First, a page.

FIG. 4 illustrates an example 400 of an approach for presenting identifying information for a query object recognized by an object recognition system, such as the example system 200 of FIG. 2. In this example, a live camera view of the query object 422 is presented to the user 402 on a display element 412 of the user's computing device 404. At least one image including a representation of the query object has previously been submitted to the object recognition system, and the object recognition has successfully identified the query object as a 42-inch high-definition LCD television from manufacturer TeeVee. The live camera view is part of the user interface (UI) of a product discovery application or “app” on computing device 404 that makes requests to the object recognition system on behalf of the user 402. Upon recognition of a query object, the object recognition system will transmit identifying information for the query object to the computing device 404, which is then provided to the product discovery app. The product discovery app's UI overlays the live camera view with the identifying information received from the object recognition system, such as the manufacturer and model of the query object, user ratings, price, and description. The product discovery app may also provide interactive elements such as virtual buttons enabling the user to purchase the query object from a provider of the product discovery app or hyperlinks directing the user to the webpage of the manufacturer. In some embodiments, there may be other interactive elements associated with the query objects. For example, clicking on particular regions of the query object in the live camera view may reveal more detailed information about the selected region. For instance, the television 422 may include a front-facing camera and clicking on a region near the camera may disclose the characteristics of the camera. As another example, the query object may be a clothing item, shoes, or jewelry and an interactive element may enable the user to change the appearance of the live camera view of the query object to other colors or patterns available for the clothing item, shoes, or jewelry. It will be appreciated that this feature can be enabled while the user is wearing the clothing item, shoes, or jewelry and the user is capturing a self-portrait or “selfie.” Various other interactive elements can be used as well within the scope of the various embodiments.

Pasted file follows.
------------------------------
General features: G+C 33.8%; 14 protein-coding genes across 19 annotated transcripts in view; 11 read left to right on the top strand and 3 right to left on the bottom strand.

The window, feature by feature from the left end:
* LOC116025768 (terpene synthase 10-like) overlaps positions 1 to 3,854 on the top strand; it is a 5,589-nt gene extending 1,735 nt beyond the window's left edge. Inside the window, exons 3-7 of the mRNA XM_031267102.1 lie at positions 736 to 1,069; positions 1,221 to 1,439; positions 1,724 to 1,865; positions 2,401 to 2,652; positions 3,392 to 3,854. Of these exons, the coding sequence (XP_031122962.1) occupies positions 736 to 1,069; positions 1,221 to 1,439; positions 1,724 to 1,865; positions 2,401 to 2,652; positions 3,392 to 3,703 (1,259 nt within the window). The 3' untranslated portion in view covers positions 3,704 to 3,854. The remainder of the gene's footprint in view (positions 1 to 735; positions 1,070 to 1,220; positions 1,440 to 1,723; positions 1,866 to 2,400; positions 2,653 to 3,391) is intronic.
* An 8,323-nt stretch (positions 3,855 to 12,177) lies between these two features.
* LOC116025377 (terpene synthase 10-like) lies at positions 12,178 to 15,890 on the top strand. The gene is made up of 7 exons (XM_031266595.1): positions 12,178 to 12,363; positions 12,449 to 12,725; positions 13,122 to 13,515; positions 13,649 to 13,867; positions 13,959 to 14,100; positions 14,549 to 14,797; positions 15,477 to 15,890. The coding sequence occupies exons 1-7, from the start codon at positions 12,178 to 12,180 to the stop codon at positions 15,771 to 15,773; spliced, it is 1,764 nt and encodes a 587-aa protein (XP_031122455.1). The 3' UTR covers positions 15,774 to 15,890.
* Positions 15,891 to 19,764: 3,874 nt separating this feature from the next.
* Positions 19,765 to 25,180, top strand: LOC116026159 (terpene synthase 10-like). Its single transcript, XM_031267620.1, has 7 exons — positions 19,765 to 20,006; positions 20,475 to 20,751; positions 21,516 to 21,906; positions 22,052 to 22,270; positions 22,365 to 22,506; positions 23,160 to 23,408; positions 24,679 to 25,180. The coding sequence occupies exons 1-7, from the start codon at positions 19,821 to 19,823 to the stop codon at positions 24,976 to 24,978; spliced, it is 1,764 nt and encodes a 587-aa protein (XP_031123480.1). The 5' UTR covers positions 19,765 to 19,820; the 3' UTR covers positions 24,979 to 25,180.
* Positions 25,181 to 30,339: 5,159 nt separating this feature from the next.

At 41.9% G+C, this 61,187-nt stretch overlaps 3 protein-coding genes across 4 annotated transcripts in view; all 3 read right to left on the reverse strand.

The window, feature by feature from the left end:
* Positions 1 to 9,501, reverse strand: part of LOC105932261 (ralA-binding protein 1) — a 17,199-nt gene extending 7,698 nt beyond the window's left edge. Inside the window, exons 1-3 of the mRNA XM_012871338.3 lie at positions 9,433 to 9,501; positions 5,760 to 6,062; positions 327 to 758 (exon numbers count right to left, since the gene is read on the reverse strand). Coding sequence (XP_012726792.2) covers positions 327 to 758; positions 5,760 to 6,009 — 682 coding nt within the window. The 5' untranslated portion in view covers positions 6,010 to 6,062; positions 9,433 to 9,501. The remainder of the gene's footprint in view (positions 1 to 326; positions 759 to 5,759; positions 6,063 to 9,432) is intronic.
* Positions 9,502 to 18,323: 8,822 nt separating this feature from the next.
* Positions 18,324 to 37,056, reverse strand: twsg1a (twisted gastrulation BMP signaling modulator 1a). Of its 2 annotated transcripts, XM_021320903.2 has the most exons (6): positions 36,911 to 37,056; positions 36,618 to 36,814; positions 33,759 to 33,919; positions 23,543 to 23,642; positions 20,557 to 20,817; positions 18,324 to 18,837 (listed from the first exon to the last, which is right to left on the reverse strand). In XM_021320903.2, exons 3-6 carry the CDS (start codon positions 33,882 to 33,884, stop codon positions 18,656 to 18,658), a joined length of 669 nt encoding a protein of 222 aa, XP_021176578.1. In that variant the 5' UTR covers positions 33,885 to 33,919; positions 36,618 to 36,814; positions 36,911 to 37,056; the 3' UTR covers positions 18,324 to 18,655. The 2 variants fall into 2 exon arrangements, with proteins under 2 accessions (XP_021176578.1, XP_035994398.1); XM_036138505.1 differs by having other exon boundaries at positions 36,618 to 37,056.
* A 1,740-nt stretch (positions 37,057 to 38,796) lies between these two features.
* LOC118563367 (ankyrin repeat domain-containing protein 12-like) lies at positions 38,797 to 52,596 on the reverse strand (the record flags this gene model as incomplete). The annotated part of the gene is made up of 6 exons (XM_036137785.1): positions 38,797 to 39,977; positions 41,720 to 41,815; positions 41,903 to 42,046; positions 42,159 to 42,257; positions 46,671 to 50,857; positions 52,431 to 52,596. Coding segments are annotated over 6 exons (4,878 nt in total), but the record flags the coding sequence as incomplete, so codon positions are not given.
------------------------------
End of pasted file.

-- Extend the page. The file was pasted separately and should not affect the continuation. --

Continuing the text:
In addition to being an input to a product discovery system, such as one illustrated in FIG. 4, it will be appreciated that information relating to recognized objects can also be applied to a variety of other applications in various embodiments. In some embodiments, an object of interest may comprise furniture and the recognized piece of furniture can be utilized by a home decoration or home remodeling application to enable the user to reposition the recognized furniture within a live camera view of a room and redecorate the room without the burden of physically moving the recognized furniture. Alternatively, or in addition, the recognized furniture could be substituted by alternative items to enable the user to virtually shop for new furniture. Such an approach can also be especially advantageous for items such as clothing, shoes, jewelry, and similar objects of interest. In some embodiments, a recognized object can be linked to a manufacturer's website or app and to enable the user to quickly obtain addition information about the recognized. Other similar approaches are contemplated and within the scope of various embodiments.